Saturday, February 5, 2011

Macropinna microstoma the Barrel-Eyed Fish

Macropinna microstoma is a species of fish that shows that the evolutionary process really does not care as long as you have a survivable species. While most of its body is normal, its head looks like it should have been part of a submersible. You see, the Barrel-Eye, as it is commonly known, has decided that having eyes on the outside of its head was just some passing trend. Instead, it prefers to keep them inside the confines of its transparent head for safe keeping.

This fish laughs in the face of conformity.

Bizarre little critter, isn't it? Now that image needs a bit of explaining as the normal features one would expect just aren't right on this thing. Those two things up front that look like a cartoonists representation of eyes are in fact its nares. Nares are the olfactory structures of fish. These sensing organs are usually not quite this noticeable on your average fish, but the Barrel-Eye has a particularly developed set. The fact that they are facing forward on a transparent dome only makes them more conspicuous.

The real eyes are the two bubble looking structures inside the head. Those bubbles are actually massive lenses used by the fish to focus the dim light better. They get their name for the fact that the entire eye is cylindrical like a barrel. They tend to stay mostly motionless in the water column (which explains the large fins) with its eyes facing upward hoping to spot the silhouette of passing prey items. Also of note is the fact of the green pigment in the eyes. It is hypothesized that this is designed to filter out the last bits of natural sunlight that reaches the fish (as green light penetrates the deepest) so that it can focus on the bio-luminescence of its intended meal. The eyes get even stranger when you realize they can rotate to face forward.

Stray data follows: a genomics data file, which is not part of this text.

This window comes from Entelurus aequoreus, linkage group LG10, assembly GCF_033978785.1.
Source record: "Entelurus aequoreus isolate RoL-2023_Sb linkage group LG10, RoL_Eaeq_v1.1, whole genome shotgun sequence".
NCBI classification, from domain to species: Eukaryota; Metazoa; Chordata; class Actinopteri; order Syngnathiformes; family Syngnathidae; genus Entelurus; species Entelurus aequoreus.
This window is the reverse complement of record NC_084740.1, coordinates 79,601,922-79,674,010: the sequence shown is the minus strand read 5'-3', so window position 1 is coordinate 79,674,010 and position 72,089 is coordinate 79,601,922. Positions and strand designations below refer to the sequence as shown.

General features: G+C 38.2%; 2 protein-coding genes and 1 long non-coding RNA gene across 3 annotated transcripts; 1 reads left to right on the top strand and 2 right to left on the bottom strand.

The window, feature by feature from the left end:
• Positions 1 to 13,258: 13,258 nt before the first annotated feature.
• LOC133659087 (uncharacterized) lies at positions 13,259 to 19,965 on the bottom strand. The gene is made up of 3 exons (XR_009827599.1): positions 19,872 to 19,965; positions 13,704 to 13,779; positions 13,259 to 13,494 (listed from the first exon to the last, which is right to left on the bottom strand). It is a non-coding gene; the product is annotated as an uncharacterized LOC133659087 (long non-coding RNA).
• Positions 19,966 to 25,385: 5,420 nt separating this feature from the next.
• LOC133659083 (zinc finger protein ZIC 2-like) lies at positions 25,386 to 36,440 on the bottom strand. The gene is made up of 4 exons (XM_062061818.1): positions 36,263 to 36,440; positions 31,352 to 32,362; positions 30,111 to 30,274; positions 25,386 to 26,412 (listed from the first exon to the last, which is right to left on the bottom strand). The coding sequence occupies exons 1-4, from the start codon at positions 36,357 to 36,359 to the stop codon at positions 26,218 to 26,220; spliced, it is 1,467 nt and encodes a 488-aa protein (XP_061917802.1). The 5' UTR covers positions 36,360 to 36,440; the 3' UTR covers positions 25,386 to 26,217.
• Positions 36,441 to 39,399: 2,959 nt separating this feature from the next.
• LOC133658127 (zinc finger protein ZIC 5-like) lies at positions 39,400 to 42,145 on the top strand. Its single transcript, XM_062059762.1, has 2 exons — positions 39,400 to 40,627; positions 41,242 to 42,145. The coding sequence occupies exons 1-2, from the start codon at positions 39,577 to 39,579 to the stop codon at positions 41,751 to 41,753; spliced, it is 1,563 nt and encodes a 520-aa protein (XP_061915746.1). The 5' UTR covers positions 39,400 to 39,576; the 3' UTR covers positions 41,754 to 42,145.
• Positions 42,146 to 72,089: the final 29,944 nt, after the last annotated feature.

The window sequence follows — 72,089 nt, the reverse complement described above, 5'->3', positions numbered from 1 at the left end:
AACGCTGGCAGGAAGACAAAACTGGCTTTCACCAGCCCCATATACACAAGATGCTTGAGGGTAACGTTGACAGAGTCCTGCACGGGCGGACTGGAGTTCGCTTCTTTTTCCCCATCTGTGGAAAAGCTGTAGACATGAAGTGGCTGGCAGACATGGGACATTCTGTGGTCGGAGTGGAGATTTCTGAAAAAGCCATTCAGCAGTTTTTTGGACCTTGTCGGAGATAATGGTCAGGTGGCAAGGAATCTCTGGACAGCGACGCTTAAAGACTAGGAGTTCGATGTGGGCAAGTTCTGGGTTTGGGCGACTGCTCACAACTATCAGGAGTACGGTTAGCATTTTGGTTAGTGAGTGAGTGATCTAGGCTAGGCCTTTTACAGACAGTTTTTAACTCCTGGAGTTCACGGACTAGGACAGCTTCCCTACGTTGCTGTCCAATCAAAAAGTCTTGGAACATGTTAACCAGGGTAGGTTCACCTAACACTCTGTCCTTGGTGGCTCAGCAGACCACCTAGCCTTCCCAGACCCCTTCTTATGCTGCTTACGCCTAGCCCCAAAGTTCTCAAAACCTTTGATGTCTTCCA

Never has the simple turning of the eyes looked so strange.

So why does this fish have its eyes encased in that fluid filled head of its? The best guess comes from the prey items of this fish. Stomach contents show that it preys on sea jellies frequently. Having its eyes enclosed would allow them to be out of the reach of the cnidocytes (stinging cells) on the jellies tentacles. Another hypothesis is that the Barrel-Eye actually steals prey caught by siphonophores. Siphonophores being a colonial species of Cnidarian (the phylum all sea jellies, anemones, corals and hydras belong to) that looks like a long rope with tentacles along the length in clusters for catching prey.

The siphonophore Praya dubia, which may be one of the longest organisms with a length recoded to over 40 meters (131 feet)

Siphonophores are one of the more efficient hunters of the deep oceans, so feeding off of their catches would be a great strategy for a fish to develop. Even better, most siphonophores use bio-luminescence to attract prey, the green tinted lenses mentioned earlier would be especially helpful in picking this out.

The Barrel eye has been noted to live at the depths of 600 meters (2,000 ft) to 800 meters (2,600 ft), so unless you have access to a deep water submersible, there is little chance of encountering this critter on your next dive. Once again proving that the deep ocean gets to have all the crazy creatures.
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